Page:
Amla found a steady ally in du Plessis and they seemed to have put South Africa on course for a race to the finish in a second-wicket stand of 105. Amla reached his 50 from 49 balls, when he drove Aaron Finch to long-off for a single, and du Plessis reached his half-century in 54 balls with a sliced drive to third man for a single off Starc.

The two looked in supreme control and had just celebrated the 100-run partnership, when Amla tried to cut loose and was caught at extra cover off Hazlewood to leave South Africa needing 149 from the final 146 deliveries in the match.

South Africa suffered a major setback, when du Plessis failed to carry on and was spectacularly caught at backward point by a leaping George Bailey off Starc in the 32nd over.

De Villiers and Duminy started to claw South Africa back into contention, but they were two of five wickets for 30 that Australia claimed in the space of 45 balls that decided the outcome.

“I thought when (de Villiers) and I were batting, we were in complete control of the match and I thought it was next to impossible for us to lose,” said du Plessis.

“The wicket of myself gave them a bit of a sniff, but I felt even that once (de Villiers and Duminy) stayed there we still had a good chance of successfully chasing the runs. In the end, it was a case of a few of us giving soft wickets to the Australian team ... so between overs 30 and 40 was where we lost the game.”

Earlier, there was a 15-minute delay after the third over for the ground staff to drape the sightscreen affixed to the media centre at the northern end with black cloth following a complaint from Warner that it was glistening in the sunshine.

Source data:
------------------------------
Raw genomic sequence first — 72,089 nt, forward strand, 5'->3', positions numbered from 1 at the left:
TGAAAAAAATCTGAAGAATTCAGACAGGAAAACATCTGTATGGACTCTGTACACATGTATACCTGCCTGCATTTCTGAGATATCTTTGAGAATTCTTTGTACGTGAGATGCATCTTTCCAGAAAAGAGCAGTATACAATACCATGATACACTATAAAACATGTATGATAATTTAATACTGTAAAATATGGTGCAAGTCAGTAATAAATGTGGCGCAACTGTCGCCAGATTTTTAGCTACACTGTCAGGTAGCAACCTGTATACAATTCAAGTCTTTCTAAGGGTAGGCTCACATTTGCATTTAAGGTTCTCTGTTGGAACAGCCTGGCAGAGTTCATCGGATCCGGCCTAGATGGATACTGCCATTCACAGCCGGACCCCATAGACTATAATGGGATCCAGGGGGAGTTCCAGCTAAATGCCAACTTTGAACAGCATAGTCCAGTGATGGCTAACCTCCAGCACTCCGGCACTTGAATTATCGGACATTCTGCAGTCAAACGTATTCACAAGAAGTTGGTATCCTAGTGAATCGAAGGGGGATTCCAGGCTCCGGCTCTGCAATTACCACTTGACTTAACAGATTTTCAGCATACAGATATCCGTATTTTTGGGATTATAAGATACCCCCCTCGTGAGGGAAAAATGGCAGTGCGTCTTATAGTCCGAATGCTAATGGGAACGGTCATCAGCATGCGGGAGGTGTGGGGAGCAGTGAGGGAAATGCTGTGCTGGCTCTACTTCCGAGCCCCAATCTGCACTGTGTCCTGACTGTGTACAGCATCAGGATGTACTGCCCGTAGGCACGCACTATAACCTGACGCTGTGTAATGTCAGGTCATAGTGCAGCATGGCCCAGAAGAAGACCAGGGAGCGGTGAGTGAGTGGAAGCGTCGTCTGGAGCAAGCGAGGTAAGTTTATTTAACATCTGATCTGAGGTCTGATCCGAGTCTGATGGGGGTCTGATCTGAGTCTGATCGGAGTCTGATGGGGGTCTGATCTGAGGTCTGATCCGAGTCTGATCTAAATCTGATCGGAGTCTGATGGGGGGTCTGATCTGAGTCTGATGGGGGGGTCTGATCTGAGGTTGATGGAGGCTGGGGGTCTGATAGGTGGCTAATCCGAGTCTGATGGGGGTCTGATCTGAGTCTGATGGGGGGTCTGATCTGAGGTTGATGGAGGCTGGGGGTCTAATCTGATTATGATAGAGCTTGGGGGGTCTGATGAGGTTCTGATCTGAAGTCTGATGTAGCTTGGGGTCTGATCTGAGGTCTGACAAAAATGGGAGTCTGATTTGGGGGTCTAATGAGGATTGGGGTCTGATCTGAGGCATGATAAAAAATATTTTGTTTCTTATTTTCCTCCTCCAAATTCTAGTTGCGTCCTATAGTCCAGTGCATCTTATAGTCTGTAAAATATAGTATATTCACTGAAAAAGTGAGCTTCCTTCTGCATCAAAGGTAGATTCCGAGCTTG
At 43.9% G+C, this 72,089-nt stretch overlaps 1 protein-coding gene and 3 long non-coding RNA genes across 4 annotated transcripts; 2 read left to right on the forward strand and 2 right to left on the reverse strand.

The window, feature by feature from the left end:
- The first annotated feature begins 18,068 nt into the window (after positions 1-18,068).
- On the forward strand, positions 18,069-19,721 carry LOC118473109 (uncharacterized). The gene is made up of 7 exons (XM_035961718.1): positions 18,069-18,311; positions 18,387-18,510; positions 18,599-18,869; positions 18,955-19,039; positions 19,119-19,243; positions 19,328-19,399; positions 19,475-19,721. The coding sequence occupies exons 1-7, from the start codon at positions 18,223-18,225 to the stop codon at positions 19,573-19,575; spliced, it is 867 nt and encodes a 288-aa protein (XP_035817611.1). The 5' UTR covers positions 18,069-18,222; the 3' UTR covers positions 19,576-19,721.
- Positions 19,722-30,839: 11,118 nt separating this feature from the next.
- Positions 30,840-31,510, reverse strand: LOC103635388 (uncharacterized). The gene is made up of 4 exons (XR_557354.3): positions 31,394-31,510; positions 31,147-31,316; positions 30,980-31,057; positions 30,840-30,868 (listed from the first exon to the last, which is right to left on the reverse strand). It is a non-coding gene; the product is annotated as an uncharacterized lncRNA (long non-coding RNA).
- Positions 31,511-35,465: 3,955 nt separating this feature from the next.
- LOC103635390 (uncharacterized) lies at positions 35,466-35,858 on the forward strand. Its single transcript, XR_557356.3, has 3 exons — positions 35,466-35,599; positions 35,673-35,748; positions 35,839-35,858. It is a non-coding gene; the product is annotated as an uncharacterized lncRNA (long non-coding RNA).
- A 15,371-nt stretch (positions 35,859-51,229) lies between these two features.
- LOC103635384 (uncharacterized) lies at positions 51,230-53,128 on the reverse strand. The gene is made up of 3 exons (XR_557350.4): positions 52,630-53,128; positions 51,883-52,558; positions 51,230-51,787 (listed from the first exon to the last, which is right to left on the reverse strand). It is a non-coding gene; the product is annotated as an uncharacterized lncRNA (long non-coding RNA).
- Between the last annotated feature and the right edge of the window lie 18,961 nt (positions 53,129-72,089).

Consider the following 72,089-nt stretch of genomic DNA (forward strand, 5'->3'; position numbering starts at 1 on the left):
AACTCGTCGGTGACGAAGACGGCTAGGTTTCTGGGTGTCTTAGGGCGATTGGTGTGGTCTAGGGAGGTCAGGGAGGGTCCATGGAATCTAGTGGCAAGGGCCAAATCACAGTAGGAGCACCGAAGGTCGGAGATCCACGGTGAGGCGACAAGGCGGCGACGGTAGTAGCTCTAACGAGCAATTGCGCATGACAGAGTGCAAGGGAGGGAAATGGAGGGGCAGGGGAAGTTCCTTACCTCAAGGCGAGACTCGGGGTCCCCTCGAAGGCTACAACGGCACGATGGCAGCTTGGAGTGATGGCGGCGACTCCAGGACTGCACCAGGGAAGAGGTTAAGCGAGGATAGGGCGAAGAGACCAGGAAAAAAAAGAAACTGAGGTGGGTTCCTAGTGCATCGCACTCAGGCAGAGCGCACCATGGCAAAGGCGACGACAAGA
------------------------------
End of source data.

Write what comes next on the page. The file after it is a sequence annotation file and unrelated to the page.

Australia suffered a setback to its early momentum, when Finch was bowled, essaying a sweep at Imran Tahir in the 10th over. But Warner and Khawaja gradually wore down South Africa’s bowlers in the searing heat with a 136-run second-wicket stand.

Warner reached 50 from 53 balls, when he drove Wayne Parnell through cover off the back foot for a single, and continued merrily to his hundred. Khawaja reached his 50 from 58 balls, when he punched Abbott to mid-off for a single, two deliveries after Warner reached triple figures.

Warner was caught at mid-wicket from a miscued pull at a short delivery, the first ball after the second refreshment break, from Wayne Parnell, leaving Australia 184 for 5 in the 35th over and this triggered a period of instability.

The ICC Cricket World Cup champion lost three more wickets in the space of the next 40 balls – Khawaja caught at mid-wicket to a miscued slog sweep off Tahir, who also trapped Bailey lbw playing across for 11 before Mitchell Marsh was caught at wide long-on off Abbott for 10.

Matthew Wade was just getting into the swing of things when he was lbw to Kagiso Rabada for 24, but Smith belted five fours and a six in the closing stages to beef up the total.